Today is the birthday of King Carl XVI Gustaf of Sweden and he celebrates his 70th birthday. A big day for Sweden.
Carl XVI Gustaf, or in his full name Carl Gustaf Folke Hubertus Bernadotte, has been King of Sweden since 1973, when he was crowned at age 27. King Carl Gustaf has three children, Crown Princess Victoria, Prince Carl Philip and Princess Madeleine.
This year the Princesses and the Prince have all had new family members the last year. The Crown Princess has two children with her Prince Daniel, Princess Estelle (4) and Prince Oscar. Prince Carl Philip has a new born child with Princess Sofia, Prince Alexander and Princess Madeleine has two children with Chritipher O’Neill, Princess Leonore (2) and Prince Nicolas.
The Swedish Queen, Silvia – that is very popular in Sweden – has a German father and Brazilian mother.
King Carl XVI Gustaf is kind sports fan and always follows the Swedish national teams with great interest, especially during Olympic Games. In fact His Majesty found his wife Queen Silvia during the 1972 Olympic Games in Munich. Thus the Swedish Royal family will indeed be present at the 2016 Olympic Games in Rio, taking into account the Queen and her family is from Brazil.
I have met the King and Queen four times during official interntional visits abroad.
I have also met Crown Princess Victoria, from who I recieved the Gothia Price for Best Swedish Innovation of the Year – for the innovation of the AEO (The Stairway).
The world is changing. We need to change with it. The only thing that is sure is that everything will change. It was never better before. It will always be better in the future. Today we know how to do reform and modernization, we know what works and what doesn’t. The world of Customs and Trade – the exiting environment of movement of people and goods – is a perfect example of change. Last year more than 4 billion people went by airplane somewhere in the world. Amazing numbers. It will be more this year. Global trade has continued to grow even during the years of global financial crises. Slower than expected, but still. It will continue to grow. We see huge movement of people – refugees and others – that aim to find a better and safer life somewhere else. We have only seen the start of this trend. It will continue and it will grow over the years to come. We also know that there is a direct linkage between trade development and social development of our societies. So how do we build a better future? The answer we continue to develop through do capacity building. Capacity building in not technical assistance, training, education, technology developments. Not alone. These are all components, but capacity building is more than that. It is about building sustainable capacity to manage change over time. We know how to successfully design, develop and implement new models, methods and systems. It is all about people. We need to build our future on the past. All that is good and works should be maintained and further developed – and we should not continue to re-invent the wheel over and over again – but we must also invent and develop new models to face the challenges of the future, a future that we know changes faster and faster. Some people fear change. I love and embrace it. It is the only thing that keeps us alive. The people of this planet deserves a better future – let’s give it to them.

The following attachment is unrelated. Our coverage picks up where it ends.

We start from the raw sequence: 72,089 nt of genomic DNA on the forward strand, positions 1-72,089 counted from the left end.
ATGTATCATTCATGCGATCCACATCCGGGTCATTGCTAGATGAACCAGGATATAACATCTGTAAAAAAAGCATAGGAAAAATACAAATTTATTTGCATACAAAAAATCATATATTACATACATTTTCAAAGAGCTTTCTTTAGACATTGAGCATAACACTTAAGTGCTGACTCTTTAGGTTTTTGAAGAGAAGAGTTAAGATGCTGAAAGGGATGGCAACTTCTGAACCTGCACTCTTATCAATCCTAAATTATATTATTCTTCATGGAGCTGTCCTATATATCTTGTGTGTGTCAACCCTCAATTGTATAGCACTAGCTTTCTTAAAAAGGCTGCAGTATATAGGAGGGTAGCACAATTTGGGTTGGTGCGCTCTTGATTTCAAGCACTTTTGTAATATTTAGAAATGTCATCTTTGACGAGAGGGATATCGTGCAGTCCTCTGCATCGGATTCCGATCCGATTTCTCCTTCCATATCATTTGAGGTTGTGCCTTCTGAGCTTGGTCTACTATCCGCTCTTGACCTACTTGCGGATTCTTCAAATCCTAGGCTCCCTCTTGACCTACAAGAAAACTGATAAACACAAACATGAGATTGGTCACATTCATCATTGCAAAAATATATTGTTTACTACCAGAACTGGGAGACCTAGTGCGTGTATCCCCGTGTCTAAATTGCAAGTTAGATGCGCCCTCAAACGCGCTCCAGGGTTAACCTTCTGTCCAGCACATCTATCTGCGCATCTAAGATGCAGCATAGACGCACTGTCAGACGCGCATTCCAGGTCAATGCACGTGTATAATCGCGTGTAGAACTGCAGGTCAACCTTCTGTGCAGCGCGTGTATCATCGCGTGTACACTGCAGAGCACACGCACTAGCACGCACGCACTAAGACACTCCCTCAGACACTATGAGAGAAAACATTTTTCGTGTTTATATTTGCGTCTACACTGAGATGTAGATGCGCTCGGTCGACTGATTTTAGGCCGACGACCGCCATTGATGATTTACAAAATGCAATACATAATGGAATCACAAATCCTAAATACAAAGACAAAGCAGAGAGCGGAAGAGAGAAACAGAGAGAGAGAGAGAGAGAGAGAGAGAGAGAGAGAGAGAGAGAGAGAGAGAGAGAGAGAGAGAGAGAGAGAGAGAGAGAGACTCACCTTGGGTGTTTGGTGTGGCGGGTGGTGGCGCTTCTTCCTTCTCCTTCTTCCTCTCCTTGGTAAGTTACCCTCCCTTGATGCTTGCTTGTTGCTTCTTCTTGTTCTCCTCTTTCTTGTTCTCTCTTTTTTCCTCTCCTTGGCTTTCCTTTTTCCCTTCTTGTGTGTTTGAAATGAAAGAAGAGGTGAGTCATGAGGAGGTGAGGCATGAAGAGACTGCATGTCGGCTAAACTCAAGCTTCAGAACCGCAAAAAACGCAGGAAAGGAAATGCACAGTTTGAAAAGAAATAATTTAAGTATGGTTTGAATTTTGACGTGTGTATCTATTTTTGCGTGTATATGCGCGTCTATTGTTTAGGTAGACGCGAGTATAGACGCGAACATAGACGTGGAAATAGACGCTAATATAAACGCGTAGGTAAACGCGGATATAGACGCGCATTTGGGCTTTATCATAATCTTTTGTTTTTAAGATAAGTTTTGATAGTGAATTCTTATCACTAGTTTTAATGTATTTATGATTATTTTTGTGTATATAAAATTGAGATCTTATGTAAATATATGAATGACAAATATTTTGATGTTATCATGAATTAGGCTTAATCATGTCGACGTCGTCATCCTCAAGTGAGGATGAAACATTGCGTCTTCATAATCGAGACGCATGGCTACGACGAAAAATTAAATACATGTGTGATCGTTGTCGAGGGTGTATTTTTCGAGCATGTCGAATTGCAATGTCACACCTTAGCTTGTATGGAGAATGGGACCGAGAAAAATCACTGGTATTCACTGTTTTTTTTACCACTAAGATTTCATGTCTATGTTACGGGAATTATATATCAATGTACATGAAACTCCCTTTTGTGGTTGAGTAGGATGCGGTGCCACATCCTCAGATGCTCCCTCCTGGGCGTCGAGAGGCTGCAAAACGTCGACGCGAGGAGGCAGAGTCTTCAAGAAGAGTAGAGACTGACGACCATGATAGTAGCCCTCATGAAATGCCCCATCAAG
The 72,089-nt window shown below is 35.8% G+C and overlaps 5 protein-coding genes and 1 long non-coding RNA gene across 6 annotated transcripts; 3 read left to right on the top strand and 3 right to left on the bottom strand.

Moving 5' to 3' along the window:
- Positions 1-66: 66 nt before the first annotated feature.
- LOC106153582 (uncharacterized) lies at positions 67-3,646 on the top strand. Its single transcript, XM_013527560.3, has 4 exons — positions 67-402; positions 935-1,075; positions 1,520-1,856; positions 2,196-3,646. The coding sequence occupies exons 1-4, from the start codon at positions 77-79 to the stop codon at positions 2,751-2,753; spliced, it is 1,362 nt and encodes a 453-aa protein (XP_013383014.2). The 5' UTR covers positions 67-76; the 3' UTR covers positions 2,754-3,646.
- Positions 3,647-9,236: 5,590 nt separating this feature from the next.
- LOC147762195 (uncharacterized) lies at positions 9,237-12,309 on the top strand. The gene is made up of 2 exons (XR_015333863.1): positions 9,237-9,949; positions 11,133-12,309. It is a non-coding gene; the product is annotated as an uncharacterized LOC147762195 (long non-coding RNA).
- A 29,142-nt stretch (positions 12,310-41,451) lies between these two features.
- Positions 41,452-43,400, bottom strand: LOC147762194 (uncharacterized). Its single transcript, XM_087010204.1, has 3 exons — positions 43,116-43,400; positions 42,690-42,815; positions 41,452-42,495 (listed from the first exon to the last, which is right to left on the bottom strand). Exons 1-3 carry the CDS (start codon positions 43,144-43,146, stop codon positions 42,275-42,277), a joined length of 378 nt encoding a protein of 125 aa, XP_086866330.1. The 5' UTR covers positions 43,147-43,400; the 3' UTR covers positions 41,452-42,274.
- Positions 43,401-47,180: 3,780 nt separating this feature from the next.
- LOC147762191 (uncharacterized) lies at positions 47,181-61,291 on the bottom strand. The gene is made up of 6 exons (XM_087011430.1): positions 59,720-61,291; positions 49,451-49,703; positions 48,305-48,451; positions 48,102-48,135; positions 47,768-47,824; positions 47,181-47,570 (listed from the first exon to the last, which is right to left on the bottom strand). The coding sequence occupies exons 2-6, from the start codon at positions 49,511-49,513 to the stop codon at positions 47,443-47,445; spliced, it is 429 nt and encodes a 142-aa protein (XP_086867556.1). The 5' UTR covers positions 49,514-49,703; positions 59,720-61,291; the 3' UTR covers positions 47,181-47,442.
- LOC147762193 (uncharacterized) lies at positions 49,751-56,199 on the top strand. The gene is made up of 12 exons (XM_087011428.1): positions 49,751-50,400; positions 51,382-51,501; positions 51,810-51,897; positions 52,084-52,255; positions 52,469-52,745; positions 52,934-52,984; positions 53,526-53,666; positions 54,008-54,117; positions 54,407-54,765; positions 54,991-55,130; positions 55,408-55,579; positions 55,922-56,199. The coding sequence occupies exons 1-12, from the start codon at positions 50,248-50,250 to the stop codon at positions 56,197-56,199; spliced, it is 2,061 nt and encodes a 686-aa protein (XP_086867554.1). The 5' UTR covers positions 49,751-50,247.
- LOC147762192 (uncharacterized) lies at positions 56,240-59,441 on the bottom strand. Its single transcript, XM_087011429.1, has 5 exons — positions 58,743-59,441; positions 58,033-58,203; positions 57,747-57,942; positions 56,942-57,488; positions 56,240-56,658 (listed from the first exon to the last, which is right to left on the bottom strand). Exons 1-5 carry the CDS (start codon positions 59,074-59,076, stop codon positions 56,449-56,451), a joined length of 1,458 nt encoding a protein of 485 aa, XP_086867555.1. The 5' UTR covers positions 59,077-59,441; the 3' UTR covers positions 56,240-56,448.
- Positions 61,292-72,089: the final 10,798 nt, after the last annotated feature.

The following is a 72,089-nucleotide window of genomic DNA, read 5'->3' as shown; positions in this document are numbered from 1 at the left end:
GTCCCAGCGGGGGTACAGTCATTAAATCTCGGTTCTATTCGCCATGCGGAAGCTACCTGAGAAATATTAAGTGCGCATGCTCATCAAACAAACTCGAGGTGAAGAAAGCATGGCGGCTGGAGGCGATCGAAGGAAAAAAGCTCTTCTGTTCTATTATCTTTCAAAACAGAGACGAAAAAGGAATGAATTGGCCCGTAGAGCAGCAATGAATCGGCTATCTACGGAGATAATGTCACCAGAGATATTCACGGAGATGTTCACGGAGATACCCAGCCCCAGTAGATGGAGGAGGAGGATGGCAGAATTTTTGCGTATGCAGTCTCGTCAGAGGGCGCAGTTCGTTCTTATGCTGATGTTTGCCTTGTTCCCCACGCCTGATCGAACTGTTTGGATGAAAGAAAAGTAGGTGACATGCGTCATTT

We have been talking about the global supply chain for at least a decade. Ten years ago we didn’t really know what it would look like but now we know more. Even though we are only in the very beginning of the age we are entering, the world of globalization. It is an exciting new universe we are about to enter and we know very little about it. Already today we move goods in totally different ways, according to other trade patterns and with much higher speed and predictability than ever before. And this is just the warm-up. We are starting to see the new global supply chain. We are learning through academic studies like the EU Cassandra project and many other similar academic research studies, how the global supply chain function and how it evolves over time. We see new global value chains in almost every sector, where goods for different reasons are manufactured in many places, assembled in many places – and moved back and forward around the world before ending up in global markets and later our stores. I am in personally involved in three different projects – in different parts of the world – that is about designing and testing new superhighways entirely changing the way we operate today in Customs and Trade. This is not science fiction, but already existing. An artist called James Herbin once said that, ‘the future is so bright that I gotta where shades’. I genuinely believe that we the next ten years will totally re-design the way we do business. The next time period will give us more changes and opportunities for change – than the last hundred years did.
Are you ready for the future? I am. Let it come.